Products containing animal fat, and in particular, one called Mink Oil, can eventually allow mold to form, and also are more likely to make the saddle tasty to mice and squirrels.
A reader recommends that if a saddle has become too soft through long immersion, it should be scrubbed from the bottom with soap and water. Try at your own risk!
Many leather saddles are dyed black. Oiling the saddle will partially dissolve the dye, which will stain your clothes. This is why cycling shorts are black. Wear light colors at your own risk! If you must wear day-glo pink shorts, put a seat cover on the saddle.
Light colored leather saddles, such as the Brooks "Honey" models, will be darkened by any treatment you apply.
Note: treatment and break-in of leather saddles is not an exact science, and there are those that claim that some of the products I've listed are harmful to leather. If absolute safety is your primary concern, using Brooks Proofide according to directions is probably the best approach...but you may find that the break-in period is unnecessarily long with this approach.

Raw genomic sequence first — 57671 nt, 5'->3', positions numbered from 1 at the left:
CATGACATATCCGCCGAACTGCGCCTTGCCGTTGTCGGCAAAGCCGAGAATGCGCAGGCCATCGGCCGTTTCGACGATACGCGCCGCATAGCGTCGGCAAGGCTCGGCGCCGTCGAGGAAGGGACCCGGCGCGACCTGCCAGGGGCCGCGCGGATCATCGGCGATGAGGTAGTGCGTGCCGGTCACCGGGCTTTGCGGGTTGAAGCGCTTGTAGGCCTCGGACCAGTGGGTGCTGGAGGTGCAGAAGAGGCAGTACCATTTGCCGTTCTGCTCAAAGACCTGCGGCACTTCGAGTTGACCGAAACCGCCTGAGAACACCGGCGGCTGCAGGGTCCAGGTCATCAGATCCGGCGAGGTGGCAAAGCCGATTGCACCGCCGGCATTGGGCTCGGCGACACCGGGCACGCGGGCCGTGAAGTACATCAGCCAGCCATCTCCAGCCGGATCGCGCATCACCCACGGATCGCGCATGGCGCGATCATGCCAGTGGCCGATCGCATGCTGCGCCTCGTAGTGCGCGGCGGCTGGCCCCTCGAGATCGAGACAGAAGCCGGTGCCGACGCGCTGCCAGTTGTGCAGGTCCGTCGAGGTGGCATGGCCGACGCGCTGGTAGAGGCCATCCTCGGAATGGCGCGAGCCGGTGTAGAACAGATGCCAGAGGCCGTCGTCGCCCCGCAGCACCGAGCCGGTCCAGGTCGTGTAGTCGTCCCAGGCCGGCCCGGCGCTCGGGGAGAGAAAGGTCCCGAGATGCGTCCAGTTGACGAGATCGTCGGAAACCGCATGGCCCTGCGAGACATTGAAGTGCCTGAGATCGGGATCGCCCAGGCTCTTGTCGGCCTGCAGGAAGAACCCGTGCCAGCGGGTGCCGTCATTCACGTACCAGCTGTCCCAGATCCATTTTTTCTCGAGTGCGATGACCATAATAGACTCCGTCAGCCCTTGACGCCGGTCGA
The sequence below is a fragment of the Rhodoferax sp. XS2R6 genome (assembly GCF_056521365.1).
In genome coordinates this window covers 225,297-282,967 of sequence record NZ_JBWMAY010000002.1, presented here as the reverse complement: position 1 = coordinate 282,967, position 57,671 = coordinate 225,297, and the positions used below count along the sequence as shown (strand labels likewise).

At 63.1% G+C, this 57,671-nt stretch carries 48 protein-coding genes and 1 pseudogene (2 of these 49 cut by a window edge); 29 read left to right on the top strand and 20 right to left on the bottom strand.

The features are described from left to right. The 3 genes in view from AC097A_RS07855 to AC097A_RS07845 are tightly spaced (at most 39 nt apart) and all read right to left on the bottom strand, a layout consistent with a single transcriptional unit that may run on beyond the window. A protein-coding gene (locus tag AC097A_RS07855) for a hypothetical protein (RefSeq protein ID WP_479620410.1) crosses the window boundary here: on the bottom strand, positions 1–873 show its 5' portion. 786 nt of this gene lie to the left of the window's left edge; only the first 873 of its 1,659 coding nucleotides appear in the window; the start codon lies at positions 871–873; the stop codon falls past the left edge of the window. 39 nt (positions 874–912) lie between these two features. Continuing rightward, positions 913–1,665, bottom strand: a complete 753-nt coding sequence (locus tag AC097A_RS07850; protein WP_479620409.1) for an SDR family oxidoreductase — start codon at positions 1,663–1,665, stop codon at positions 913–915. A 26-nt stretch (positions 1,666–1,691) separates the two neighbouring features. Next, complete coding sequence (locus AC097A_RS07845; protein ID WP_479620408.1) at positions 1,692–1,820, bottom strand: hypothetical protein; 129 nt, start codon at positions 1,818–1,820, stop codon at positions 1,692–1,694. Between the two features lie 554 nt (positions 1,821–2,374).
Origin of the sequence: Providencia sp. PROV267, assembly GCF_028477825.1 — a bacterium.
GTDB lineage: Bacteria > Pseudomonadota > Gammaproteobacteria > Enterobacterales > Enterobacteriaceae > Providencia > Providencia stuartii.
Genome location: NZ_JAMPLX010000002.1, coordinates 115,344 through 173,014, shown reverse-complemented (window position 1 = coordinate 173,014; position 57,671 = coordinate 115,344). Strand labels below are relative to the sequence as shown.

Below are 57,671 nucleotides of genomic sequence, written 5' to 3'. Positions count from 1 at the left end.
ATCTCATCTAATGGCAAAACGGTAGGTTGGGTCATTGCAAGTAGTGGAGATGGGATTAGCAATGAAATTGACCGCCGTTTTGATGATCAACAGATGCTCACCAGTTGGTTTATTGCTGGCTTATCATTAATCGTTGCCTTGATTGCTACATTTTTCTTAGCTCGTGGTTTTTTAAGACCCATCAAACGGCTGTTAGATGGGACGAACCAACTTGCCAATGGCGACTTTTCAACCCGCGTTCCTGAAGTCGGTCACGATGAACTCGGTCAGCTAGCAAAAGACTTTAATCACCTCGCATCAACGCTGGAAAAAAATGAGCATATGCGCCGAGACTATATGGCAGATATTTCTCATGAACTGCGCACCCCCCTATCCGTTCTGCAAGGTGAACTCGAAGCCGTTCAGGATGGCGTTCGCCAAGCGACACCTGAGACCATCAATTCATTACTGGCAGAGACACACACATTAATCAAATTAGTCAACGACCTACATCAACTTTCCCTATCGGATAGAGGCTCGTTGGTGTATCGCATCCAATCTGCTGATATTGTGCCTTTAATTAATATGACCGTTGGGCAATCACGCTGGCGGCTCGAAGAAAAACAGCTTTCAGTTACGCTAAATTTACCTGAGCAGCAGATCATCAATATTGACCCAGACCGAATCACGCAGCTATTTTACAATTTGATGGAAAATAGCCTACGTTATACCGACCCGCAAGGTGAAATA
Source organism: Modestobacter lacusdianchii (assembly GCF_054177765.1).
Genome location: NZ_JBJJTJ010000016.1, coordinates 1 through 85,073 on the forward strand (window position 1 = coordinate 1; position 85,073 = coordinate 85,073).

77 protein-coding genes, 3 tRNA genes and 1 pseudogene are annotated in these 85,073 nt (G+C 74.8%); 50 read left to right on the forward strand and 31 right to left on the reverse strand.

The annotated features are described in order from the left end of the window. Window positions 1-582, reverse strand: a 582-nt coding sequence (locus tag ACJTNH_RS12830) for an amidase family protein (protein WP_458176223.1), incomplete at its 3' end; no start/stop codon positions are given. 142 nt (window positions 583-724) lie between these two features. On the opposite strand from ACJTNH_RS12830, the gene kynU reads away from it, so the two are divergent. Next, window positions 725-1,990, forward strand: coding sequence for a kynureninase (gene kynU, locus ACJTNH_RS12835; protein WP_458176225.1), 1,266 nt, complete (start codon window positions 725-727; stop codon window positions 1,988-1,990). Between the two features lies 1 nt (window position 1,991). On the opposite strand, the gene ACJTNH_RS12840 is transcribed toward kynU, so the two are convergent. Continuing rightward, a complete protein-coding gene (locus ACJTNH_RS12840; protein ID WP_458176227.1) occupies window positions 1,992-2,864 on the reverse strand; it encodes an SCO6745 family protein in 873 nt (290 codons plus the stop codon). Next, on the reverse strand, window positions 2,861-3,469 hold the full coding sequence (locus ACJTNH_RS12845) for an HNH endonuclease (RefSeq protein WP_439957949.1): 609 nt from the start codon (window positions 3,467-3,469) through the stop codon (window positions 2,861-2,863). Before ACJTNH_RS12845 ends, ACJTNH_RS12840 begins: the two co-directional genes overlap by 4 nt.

The worst thing you can do is to neglect the saddle and allow it to dry out and crack.
Brooks leather saddles have a rather short front-rear adjustment range and should be used with a seatpost that has setback. On a frame with a high seat-tube angle, a seatpost with a long setback may be needed unless the cyclist prefers a "triathlon" riding position.
Saddle tilt is important, and a microadjustable seatpost is preferable to one with a ratcheting angle adjustment.
Most leather saddles have a tension-adjusting nut located under the nose of the saddle. Fortunately, this nut usually requires a special wrench, so most people leave it alone. In almost every case that I know of where someone has tried to adjust the tension with this nut, the saddle has been ruined. My advice is to leave it alone.
If a leather saddle gradually becomes too soft and too wide after many thousands of miles, it is sometimes useful to punch a few holes in the bottoms of the side flaps and lace them together under the saddle frame.